Cassidy Pazyniak

The standing regulation allowing students and staff of Miami University to smoke 25 feet outside of any building went up in smoke at the university senate meeting Monday.

Oxford, Hamilton, and Middletown campuses and any property owned by Miami will soon be smoke free.

As stated in Appendix E of the senate’s new resolution, smoking will continue to be prohibited inside any building and in any vehicles owned, operated, or leased by Miami, and the sale or distribution of tobacco products is still prohibited in university facilities.

The most noticeable change, though, will only allow smoking on any public street or a public street’s sidewalks. Due to the fact that there are no public streets on the Middletown campus, they will be considered an entirely smoke-free campus.

Jay Barden, senior building and grounds manager at Miami and the chair of the Smoking Policy Ad Hoc Committee, explained that the committee felt they had to be consistent across the board by not including any smoking areas on the campus.

When the question of whether Miami’s campus in Luxembourg would be effected, Barden couldn’t provide an answer.

“I’m not going to get into foreign policy,” Barden said.

To make sure all individuals are aware of the new smoke-free campus policy, signs will be posted in visible locations.

The smoke-free campus provision will go into effect 12 months after approval from the president of the board of trustees, with the next scheduled meeting being April 27. The 12 months will be used mainly as a time to inform current residents of Miami of the change.

Barden expressed that because incoming first-year students will have made the conscious decision to attend Miami as a smoke-free campus, the university’s focus during the 12 months won’t be toward educating any new members of the community on the policy.

“(Incoming first-years) will know very clearly that we are a no smoking campus – we’re more concerned with people already here knowing that we’re changing the game,” Barden said.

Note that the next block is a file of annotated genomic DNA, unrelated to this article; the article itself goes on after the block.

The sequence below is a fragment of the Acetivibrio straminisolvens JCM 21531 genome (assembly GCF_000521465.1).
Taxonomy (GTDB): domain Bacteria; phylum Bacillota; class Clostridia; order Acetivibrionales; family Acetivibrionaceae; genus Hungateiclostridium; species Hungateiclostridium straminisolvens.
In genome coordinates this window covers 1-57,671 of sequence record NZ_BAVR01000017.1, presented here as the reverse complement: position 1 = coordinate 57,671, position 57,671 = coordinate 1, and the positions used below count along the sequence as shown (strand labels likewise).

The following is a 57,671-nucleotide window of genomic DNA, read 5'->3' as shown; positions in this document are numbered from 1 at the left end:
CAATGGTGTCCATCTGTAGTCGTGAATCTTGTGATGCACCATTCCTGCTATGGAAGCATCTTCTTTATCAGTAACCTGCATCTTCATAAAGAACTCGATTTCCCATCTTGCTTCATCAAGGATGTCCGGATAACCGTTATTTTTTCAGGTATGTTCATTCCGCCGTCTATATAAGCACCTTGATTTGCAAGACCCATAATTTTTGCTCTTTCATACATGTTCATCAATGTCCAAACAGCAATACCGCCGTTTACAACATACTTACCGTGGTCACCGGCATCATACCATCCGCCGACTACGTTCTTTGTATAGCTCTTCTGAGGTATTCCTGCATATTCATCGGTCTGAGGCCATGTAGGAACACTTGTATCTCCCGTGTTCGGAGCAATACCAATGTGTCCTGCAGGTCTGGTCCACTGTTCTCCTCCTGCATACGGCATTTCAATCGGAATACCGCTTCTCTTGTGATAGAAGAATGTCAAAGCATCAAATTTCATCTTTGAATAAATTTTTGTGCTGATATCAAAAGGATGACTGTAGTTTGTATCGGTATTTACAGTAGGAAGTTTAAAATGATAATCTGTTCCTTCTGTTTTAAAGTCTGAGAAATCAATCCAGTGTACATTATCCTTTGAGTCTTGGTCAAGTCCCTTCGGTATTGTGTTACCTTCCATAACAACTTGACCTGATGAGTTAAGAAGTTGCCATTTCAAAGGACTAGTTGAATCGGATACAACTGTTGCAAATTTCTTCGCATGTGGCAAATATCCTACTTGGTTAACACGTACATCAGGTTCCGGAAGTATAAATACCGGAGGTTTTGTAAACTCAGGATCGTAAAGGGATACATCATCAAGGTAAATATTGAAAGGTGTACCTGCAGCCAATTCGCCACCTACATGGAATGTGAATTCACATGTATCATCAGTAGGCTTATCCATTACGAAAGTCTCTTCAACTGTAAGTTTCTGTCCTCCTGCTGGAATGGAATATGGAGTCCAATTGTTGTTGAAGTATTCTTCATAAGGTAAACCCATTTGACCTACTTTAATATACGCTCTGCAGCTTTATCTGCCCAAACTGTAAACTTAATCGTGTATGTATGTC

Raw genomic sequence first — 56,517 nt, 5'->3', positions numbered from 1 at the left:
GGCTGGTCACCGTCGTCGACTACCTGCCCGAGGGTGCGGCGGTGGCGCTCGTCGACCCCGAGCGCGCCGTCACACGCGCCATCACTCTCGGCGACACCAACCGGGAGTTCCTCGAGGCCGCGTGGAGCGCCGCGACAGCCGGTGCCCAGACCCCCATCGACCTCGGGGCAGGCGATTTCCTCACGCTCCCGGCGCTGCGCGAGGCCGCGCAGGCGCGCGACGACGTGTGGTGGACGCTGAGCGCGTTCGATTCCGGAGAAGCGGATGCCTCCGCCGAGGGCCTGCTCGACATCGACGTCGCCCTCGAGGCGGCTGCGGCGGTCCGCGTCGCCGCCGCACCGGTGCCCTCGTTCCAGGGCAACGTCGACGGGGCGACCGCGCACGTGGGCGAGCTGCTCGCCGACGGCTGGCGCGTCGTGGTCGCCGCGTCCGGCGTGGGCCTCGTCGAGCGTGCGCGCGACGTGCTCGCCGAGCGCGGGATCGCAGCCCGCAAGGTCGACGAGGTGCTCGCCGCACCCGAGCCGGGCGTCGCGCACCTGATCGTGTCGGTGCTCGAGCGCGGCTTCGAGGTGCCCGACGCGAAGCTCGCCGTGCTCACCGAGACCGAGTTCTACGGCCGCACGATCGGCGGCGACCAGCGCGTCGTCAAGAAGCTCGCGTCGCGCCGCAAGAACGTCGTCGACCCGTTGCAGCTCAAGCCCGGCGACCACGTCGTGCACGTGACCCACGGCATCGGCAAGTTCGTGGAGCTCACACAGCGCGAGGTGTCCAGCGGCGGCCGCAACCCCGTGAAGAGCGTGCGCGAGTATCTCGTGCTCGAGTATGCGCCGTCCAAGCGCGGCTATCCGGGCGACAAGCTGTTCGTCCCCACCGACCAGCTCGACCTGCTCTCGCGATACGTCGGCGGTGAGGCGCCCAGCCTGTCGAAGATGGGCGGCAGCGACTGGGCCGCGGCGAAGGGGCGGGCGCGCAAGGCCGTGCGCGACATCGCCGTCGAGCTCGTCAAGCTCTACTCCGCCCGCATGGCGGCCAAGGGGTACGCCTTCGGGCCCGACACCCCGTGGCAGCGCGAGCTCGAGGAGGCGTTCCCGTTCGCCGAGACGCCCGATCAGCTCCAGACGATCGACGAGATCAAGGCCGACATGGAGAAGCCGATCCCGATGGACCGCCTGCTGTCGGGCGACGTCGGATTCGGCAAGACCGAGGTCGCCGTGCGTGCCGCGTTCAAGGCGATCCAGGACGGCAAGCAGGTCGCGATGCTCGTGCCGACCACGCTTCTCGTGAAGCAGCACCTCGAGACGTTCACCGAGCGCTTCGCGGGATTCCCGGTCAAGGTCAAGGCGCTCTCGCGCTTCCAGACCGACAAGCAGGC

Richard Momeyer, a philosophy professor and member of university senate, had a slightly different opinion on the issue, saying that it would be hard to change the set behaviors of people on campus.

Barden simply defended the statement by saying that out of the 6,157 responses the committee received in a smoking survey, 62 percent said they were bothered by second-hand smoke.

One of the biggest concerns raised during the meetings was a section of the policy called the “hospitality exception,” which allowed “hotel-like” areas – such as the Marcum Conference Center where donors to the university tend to stay – to have a designated smoking area still 25 feet away from the building.

Irene Pierce, an administrative assistant to the school of business, voiced concern for the employees of Miami.

“If you’re a donor and giving to the university, we are servicing you and giving you a place to smoke, but employees are giving of their time – they too should have a place to smoke,” Pierce said.

Douglas Haynes, a sophomore at Miami and president pro tempore of Associated Student Government (ASG), explained that he thought this exception was unfair for not only the staff members of Miami but for the students also.

“The students pay a lot of money to stay in a dorm that we now have to stay and live in for two years – how can they not smoke when people who pay far less stay in Marcum Center?” Haynes said.

In the end, due to the disagreement with the hospitality exception, that part of the proposed smoking policy was removed.

Once that was settled, staff members and students started agreeing that the smoke-free policy could be effective for the campus.

“As I look back on my time in academia, I started in a time when faculty and students smoked in class,” said William Snavely, the associate dean and professor in the Farmer School of Business.

Snavely also quoted a professor in the business building who smokes with whom he previously discussed the smoke-free policy.

“(A business faculty member said), ‘You know, I’m OK with it. If I’m that desperate, I’ll go to the street. My smoking went down to about half when they stopped me smoking in office and this may get me to stop,'” Snavely said.

Snavely said that despite university response, the policy could last.

“(After) each step, there has been those who have been angry about it, but we’ve survived,” he said.

Melonia Bennett, a junior at Miami and ASG’s secretary of academic affairs, said the policy would benefit the university as a whole.

“I was under the impression, the reason why we went through such a thorough examination (was that) we wanted to be more proactive,” Bennett said. “We are the first to go nonsmoking. All of the other universities have to meet our standards rather than (Miami) having to meet theirs.”

By the end of Barden’s presentation, with the hospitality exception removed, the smoke-free policy passed with 29 votes in favor, four votes in opposition, and two abstentions. “(Miami will be) a better place to work, to live, and to study at as a result of this policy,” Barden said. “Are we going to stop (smoking)? I don’t think so, but it will be better to be (at Miami) than before the law was in effect.”